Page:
I read about the closing of Garcia's Deli with great sadness, both for the Garcia family and the tribe.
Paul Garcia has done such a wonderful job, slowly building a business in a spot that is actually not a great location for a business. It has taken a long time to get to this point where both the Garcia family and the tribe are making money. For a long time, it was only the tribe.
Now the tribe is going to "kill the goose that laid the golden egg" by trying to charge more than the business can support. Congratulations to Paul Garcia and his staff for a job exceedingly well done for seven years.
The tribe had a great deal and soon will have no deal. A new owner will reap some of the benefits from Paul Garcia's business acumen, but will soon find out it is not easy to replicate a concept just by virtue of being there.
The onerous rent will put the new owner out of business before he/she has a chance.
I had McDonald's Restaurants as a client for many years. Think what you will about that company, but they surely know how to run a business. They charge their owner/operators a fixed rent every year that does not come close to the total percentage of sales that the tribe has been charging Paul Garcia.
For example, an average McD's restaurant does $1.5 million in sales per year. Rent on that store will be around $140,000 or 10%.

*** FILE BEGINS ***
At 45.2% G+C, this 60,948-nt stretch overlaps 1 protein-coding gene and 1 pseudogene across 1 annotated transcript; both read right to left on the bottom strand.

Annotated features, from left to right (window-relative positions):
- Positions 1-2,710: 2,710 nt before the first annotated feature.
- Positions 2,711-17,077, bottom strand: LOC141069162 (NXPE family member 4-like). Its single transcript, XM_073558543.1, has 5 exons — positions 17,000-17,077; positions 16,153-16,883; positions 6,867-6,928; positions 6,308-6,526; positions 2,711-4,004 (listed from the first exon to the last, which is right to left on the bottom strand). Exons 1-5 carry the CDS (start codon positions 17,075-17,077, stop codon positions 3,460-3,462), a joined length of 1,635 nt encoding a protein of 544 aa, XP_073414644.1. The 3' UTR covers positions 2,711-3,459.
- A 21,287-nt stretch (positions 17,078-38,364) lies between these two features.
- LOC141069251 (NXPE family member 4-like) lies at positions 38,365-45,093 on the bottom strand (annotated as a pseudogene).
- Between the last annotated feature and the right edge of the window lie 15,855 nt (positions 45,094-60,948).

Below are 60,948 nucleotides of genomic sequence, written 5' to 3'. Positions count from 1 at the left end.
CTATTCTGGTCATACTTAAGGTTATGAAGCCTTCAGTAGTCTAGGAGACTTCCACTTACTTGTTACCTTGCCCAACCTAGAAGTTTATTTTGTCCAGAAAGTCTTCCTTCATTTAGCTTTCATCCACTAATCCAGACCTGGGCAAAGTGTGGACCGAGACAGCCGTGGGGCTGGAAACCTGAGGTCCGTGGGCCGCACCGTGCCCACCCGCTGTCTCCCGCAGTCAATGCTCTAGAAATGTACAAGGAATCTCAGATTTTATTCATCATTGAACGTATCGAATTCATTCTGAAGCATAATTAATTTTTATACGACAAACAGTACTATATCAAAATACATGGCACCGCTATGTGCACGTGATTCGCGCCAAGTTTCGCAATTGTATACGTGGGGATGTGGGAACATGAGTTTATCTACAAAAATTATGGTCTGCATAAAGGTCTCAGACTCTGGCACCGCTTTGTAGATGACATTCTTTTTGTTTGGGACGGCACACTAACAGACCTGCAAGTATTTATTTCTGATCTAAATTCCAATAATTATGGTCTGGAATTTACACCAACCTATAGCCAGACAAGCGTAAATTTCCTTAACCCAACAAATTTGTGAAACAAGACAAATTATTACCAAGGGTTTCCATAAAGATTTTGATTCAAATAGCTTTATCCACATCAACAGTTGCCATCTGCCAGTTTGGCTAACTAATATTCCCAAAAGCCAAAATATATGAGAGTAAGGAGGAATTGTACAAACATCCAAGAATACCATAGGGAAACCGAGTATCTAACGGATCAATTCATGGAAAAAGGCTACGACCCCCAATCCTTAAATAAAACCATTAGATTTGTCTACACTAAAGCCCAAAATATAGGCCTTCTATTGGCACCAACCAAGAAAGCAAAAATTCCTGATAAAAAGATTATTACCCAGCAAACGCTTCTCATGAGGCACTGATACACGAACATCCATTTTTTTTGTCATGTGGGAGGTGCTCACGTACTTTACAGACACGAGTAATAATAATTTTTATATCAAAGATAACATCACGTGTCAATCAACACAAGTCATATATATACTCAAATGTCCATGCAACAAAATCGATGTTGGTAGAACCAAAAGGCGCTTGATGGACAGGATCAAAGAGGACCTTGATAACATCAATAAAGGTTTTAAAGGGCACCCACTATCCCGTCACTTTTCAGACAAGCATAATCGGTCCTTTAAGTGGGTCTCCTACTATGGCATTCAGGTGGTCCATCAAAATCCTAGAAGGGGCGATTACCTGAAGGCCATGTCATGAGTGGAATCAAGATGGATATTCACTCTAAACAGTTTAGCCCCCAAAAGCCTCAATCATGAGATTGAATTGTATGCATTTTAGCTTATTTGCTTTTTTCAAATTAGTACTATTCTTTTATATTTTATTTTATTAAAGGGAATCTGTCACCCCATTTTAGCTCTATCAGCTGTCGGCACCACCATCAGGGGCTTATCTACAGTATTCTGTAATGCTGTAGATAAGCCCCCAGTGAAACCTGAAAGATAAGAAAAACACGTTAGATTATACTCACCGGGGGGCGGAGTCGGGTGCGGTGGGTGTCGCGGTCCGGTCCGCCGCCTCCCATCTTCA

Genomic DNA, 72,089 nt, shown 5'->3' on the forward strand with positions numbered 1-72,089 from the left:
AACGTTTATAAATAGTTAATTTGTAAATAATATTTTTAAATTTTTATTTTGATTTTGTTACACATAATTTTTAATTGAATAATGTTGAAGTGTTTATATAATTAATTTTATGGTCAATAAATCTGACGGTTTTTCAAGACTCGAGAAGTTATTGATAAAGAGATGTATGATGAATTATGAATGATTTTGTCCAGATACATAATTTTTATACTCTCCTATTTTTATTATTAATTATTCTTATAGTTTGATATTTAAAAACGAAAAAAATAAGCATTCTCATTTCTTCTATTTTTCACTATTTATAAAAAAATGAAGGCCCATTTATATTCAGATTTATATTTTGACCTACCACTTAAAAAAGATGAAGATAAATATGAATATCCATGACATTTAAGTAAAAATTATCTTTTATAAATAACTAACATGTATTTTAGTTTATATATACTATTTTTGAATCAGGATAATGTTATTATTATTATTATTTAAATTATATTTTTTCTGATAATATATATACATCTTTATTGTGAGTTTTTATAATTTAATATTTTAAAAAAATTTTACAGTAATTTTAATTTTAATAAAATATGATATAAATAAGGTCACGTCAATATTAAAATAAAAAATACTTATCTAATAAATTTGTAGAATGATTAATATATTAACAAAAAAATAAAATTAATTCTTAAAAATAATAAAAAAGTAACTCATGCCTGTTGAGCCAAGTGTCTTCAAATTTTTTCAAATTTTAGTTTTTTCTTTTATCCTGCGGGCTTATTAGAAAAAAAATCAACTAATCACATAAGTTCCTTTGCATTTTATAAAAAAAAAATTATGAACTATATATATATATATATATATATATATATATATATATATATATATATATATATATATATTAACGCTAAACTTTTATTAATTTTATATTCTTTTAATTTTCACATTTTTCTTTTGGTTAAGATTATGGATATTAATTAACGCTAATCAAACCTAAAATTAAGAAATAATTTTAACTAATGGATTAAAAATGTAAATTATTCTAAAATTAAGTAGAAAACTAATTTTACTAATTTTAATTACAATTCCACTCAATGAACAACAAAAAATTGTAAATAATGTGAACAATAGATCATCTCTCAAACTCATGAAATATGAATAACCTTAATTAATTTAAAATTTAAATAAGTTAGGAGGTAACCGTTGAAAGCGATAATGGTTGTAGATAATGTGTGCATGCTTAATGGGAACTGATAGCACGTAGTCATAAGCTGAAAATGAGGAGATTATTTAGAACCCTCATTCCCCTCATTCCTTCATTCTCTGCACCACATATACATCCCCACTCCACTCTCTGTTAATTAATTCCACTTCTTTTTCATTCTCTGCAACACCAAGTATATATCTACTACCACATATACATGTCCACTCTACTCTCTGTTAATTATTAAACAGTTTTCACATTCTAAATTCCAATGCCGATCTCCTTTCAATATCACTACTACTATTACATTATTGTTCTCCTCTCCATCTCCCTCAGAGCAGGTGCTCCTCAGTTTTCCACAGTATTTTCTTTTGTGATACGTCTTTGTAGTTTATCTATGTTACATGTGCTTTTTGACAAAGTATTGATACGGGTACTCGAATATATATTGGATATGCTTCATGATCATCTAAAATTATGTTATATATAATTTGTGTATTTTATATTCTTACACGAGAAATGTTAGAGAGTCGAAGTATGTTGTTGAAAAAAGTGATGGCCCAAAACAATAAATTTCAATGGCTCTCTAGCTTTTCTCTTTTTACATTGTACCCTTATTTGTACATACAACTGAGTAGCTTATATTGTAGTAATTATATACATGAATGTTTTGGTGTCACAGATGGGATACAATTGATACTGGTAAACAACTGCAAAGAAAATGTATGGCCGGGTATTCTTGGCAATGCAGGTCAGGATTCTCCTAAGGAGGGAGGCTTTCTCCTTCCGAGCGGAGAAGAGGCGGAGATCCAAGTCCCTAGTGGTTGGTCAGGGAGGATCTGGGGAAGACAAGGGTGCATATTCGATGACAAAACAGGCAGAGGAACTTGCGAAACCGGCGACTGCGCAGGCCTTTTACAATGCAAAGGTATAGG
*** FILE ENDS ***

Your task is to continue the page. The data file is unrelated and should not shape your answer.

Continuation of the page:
I would be willing to bet that Garcia's does not gross even a quarter of an average McD's sales, and the tribe is charging $100,000.
How shortsighted and greedy on their part, yet he has been making his payments, and we all benefit by having a very well run business that sells wonderful food and drink to a large community. I have been consulting with retailers for nearly 40 years and have been teaching retail marketing communications concepts for the past 12. I see disaster for the tribe, and it is so easily avoidable if they would just re-think what they are doing.
I hope the tribal leaders are smart enough to do just that, so we still might have our deli sandwiches every day.
What a sad day for all involved if they don't.
John C. Verret
Thanks ring out
To the Editor: